Though not as much of a household name as his screenwriter, director Irving Pichel also had a diverse career beginning in Hollywood as a frequent character actor (usually villainous) including notable supporting parts in Cecil B. DeMille's Cleopatra (1934), the sinister sidekick in Universal's Dracula's Daughter (1936), and Huger in the antebellum drama Jezebel (1938). However, in 1932 he began a parallel career as a director beginning with the breakneck horror/action classic The Most Dangerous Game (1932) and the outrageous pulp fantasy She (1935). His penchant for florid visuals and tight, psychologically trenchant narratives are his most obvious attributes in Mr. Peabody, which he continued to expand in different genres with a notably peculiar film noir, Quicksand, and ground zero for the '50s sci-fi film, Destination Moon (both 1950).
Producer: Nunnally Johnson
Director: Irving Pichel
Screenplay: Nunnally Johnson (screenplay); Guy Jones, Constance Jones (novel)
Cinematography: Russell Metty
Art Direction: Bernard Herzbrun, Boris Leven
Music: Robert Emmett Dolan
Film Editing: Marjorie Fowler
Cast: William Powell (Mr. Peabody), Ann Blyth (Mermaid), Irene Hervey (Mrs. Polly Peabody), Andrea King (Cathy Livingston), Clinton Sundberg (Mike Fitzgerald), Art Smith (Dr. Harvey), Hugh French (Major Hadley), Lumsden Hare (Col. Mandrake), Fred Clark (Basil), James Logan (Lieutenant).
by Nathaniel Thompson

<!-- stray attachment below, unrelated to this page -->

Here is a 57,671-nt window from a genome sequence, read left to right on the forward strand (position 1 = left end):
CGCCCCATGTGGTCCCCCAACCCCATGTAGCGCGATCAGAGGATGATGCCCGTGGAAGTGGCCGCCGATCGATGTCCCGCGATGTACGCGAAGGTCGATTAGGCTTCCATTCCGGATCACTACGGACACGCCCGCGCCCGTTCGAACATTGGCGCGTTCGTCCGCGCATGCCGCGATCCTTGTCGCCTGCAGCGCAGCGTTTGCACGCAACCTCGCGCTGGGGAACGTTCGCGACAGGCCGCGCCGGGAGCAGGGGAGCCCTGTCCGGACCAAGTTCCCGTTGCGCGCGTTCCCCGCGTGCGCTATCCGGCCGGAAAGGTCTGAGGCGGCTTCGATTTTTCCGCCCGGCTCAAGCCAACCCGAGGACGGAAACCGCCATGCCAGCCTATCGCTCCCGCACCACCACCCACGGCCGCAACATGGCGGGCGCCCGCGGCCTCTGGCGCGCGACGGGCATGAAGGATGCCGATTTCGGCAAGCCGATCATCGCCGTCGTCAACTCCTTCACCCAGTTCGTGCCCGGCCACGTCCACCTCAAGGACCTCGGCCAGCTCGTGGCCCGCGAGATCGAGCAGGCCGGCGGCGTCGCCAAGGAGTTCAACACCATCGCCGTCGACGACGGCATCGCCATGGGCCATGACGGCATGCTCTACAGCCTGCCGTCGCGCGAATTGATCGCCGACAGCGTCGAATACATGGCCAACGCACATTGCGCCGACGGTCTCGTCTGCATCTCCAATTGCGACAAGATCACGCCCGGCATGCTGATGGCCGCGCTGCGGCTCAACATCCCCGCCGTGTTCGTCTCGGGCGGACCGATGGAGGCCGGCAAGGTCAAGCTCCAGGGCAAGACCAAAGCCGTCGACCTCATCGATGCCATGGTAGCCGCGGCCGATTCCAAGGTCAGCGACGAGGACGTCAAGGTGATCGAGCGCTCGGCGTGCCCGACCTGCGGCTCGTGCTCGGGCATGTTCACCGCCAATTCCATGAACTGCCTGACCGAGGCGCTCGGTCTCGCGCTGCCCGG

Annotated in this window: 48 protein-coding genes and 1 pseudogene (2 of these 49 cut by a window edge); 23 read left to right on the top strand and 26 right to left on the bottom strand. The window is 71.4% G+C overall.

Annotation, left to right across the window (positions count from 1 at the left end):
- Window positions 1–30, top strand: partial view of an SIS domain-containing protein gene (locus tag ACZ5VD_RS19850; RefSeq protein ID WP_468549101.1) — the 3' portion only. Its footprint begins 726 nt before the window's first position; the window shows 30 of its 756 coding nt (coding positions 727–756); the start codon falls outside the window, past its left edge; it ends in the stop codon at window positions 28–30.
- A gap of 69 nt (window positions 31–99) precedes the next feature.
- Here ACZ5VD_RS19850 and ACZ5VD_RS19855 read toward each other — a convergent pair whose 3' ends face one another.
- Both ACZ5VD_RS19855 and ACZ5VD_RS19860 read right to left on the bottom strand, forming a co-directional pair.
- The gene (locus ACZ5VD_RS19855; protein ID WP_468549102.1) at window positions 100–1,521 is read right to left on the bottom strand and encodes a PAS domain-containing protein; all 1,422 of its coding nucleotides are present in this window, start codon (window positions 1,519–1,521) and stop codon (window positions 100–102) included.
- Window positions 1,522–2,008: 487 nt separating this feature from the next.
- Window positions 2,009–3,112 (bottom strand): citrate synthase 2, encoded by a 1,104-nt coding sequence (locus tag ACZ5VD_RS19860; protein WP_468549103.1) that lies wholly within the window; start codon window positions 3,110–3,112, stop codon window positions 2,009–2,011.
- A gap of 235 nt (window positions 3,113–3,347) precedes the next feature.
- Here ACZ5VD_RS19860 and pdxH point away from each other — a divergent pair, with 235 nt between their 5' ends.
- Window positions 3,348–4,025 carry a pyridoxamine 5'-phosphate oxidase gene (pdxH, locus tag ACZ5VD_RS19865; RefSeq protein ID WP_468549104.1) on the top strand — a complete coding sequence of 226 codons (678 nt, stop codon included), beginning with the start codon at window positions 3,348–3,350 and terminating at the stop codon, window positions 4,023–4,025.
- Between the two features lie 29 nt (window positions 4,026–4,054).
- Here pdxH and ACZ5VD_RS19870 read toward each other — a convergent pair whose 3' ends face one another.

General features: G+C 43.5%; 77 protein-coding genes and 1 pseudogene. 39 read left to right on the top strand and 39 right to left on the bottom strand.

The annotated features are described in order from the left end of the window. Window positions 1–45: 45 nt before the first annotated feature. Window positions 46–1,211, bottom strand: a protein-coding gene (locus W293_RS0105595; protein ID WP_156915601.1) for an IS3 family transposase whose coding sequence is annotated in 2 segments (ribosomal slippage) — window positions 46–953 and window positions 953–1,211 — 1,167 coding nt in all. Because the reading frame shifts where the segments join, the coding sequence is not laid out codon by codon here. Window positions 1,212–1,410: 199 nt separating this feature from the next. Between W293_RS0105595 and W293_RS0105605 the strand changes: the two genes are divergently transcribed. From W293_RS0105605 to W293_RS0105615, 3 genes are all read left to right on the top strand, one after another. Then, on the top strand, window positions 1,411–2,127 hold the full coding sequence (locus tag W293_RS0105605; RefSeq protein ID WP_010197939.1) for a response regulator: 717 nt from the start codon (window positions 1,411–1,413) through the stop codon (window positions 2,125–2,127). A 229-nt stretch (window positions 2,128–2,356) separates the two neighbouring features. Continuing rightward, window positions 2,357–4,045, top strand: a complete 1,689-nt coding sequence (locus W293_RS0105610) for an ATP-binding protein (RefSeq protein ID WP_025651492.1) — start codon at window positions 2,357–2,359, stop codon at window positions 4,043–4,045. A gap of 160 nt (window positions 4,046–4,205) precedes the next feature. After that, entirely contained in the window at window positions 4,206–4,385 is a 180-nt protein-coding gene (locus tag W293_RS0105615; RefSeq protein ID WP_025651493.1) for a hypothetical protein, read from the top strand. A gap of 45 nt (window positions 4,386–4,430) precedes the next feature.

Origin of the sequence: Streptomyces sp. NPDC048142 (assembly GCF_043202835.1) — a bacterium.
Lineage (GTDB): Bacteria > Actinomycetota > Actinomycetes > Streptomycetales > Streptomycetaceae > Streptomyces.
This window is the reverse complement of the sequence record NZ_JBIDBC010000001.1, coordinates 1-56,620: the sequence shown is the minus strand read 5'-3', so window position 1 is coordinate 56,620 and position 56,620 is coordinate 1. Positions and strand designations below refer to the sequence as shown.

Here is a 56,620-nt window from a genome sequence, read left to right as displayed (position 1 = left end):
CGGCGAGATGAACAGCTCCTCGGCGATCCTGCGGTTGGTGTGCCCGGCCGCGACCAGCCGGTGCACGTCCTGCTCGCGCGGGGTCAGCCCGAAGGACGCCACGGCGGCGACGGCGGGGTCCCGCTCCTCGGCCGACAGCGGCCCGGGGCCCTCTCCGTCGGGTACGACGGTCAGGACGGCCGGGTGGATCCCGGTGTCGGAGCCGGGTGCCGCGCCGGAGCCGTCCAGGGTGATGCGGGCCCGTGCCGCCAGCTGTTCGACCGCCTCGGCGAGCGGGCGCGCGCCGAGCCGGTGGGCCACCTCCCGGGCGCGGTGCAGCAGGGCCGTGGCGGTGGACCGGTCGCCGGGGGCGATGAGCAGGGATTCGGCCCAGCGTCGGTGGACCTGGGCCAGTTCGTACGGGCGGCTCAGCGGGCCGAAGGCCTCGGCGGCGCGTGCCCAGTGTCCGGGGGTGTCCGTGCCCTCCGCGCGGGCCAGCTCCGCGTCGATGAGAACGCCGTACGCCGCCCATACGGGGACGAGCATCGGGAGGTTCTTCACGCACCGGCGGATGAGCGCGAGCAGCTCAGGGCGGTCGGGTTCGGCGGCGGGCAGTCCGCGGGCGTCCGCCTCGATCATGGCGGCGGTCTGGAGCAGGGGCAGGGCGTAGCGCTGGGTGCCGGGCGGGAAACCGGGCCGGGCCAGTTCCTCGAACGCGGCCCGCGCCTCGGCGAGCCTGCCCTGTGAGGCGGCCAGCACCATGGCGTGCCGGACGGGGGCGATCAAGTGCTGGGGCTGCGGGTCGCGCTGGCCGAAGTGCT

Doll, Susan and Morrow, David. Florida on Film: The Essential Guide to Sunshine State Cinema & Locations. University Press of Florida, 2007.
The Internet Movie Database.
Cult Movies in September Mr. Peabody and the Mermaid
According to a Hollywood Reporter news item, Mary Astor originally was to co-star with William Powell. Hollywood Reporter news items add Nancy Tribble and Millard Mitchell to the cast, but their appearance in the final film has not been confirmed. The film was shot on location at Weeki Wachee Spring, Florida. Ann Blyth wore an enormous foam rubber and latex tail for her role, and seaweed was artfully draped across her upper body, drawing comments from some critics. The Los Angeles Times review called the seaweed placement "a triumph of the Johnson office over the ichthyologists, and a rather humorous commentary on American mores in itself." Mr. Peabody and the Mermaid was performed on the Lux Radio Theatre on September 6, 1948, with William Powell and Irene Hervey recreating their original roles. The 1949 British film Miranda also featured a plot about a mermaid who comes between a man and his wife, and in 1984, the romantic comedy Splash portrayed a man who falls in love with a mermaid and chooses to live with her underwater.